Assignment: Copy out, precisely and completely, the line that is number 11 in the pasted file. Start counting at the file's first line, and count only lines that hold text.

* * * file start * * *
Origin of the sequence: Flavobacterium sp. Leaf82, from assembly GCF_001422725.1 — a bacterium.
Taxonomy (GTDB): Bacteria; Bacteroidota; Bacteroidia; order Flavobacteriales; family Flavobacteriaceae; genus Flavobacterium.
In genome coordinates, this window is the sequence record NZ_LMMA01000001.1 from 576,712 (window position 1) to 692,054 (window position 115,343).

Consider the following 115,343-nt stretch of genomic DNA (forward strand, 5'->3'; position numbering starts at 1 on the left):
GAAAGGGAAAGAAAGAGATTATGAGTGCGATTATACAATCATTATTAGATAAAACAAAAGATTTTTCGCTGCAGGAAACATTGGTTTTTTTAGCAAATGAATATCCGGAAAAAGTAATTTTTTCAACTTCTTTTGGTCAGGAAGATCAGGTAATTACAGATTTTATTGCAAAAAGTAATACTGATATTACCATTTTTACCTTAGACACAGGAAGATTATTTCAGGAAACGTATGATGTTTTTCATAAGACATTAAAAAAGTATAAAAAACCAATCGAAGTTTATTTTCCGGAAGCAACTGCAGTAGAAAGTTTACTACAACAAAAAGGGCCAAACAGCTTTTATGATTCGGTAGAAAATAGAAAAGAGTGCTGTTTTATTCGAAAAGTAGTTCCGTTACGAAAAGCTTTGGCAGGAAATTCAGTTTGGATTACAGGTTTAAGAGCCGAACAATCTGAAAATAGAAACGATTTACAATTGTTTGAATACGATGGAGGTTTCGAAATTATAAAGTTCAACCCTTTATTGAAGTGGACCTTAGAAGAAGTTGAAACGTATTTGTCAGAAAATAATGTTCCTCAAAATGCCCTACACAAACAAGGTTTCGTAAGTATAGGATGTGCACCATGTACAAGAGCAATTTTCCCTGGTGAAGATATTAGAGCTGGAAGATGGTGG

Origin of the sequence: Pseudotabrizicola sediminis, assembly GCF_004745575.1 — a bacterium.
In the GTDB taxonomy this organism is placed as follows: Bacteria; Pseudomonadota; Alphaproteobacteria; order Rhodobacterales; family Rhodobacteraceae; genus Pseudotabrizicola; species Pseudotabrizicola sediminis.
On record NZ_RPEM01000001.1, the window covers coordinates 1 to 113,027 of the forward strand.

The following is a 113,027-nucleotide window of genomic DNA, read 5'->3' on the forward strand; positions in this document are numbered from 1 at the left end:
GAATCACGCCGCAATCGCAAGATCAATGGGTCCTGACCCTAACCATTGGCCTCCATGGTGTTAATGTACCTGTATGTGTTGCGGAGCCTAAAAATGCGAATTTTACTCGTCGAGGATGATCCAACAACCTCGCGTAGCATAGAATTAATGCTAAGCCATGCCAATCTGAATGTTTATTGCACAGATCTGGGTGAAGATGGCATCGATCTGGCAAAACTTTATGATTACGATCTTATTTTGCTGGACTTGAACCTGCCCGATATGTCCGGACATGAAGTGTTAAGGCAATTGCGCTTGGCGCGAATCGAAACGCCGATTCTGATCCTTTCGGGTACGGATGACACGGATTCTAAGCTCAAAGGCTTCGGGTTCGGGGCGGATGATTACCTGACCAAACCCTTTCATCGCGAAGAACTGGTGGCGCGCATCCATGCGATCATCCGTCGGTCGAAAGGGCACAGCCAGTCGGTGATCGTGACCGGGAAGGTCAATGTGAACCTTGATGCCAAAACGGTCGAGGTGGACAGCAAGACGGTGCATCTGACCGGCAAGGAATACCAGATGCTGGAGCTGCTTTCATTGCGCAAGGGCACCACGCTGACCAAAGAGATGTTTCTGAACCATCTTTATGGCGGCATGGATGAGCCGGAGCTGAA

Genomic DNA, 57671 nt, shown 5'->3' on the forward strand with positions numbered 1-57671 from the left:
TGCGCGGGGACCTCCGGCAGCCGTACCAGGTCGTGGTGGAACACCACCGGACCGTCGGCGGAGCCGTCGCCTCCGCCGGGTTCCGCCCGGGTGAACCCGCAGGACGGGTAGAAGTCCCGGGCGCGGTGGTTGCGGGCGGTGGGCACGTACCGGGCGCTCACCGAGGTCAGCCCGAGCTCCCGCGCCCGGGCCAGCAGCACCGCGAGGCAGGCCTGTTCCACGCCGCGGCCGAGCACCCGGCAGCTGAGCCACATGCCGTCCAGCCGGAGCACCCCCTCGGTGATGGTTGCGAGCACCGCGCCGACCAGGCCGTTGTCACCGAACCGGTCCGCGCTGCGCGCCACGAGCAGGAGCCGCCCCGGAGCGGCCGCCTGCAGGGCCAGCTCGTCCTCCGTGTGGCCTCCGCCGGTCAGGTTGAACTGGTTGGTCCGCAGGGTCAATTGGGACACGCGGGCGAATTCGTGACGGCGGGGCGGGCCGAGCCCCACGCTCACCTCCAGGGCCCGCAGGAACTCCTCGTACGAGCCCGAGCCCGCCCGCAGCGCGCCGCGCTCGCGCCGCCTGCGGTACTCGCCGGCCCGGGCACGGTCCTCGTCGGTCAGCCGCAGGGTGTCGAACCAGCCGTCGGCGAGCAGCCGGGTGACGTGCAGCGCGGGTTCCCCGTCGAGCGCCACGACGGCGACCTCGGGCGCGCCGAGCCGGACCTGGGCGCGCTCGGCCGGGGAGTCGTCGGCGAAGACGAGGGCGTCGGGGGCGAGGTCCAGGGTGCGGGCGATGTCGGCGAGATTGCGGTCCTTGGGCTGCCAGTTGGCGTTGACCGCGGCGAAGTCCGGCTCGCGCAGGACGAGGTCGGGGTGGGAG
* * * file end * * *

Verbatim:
Genomic DNA, 57671 nt, shown 5'->3' on the forward strand with positions numbered 1-57671 from the left: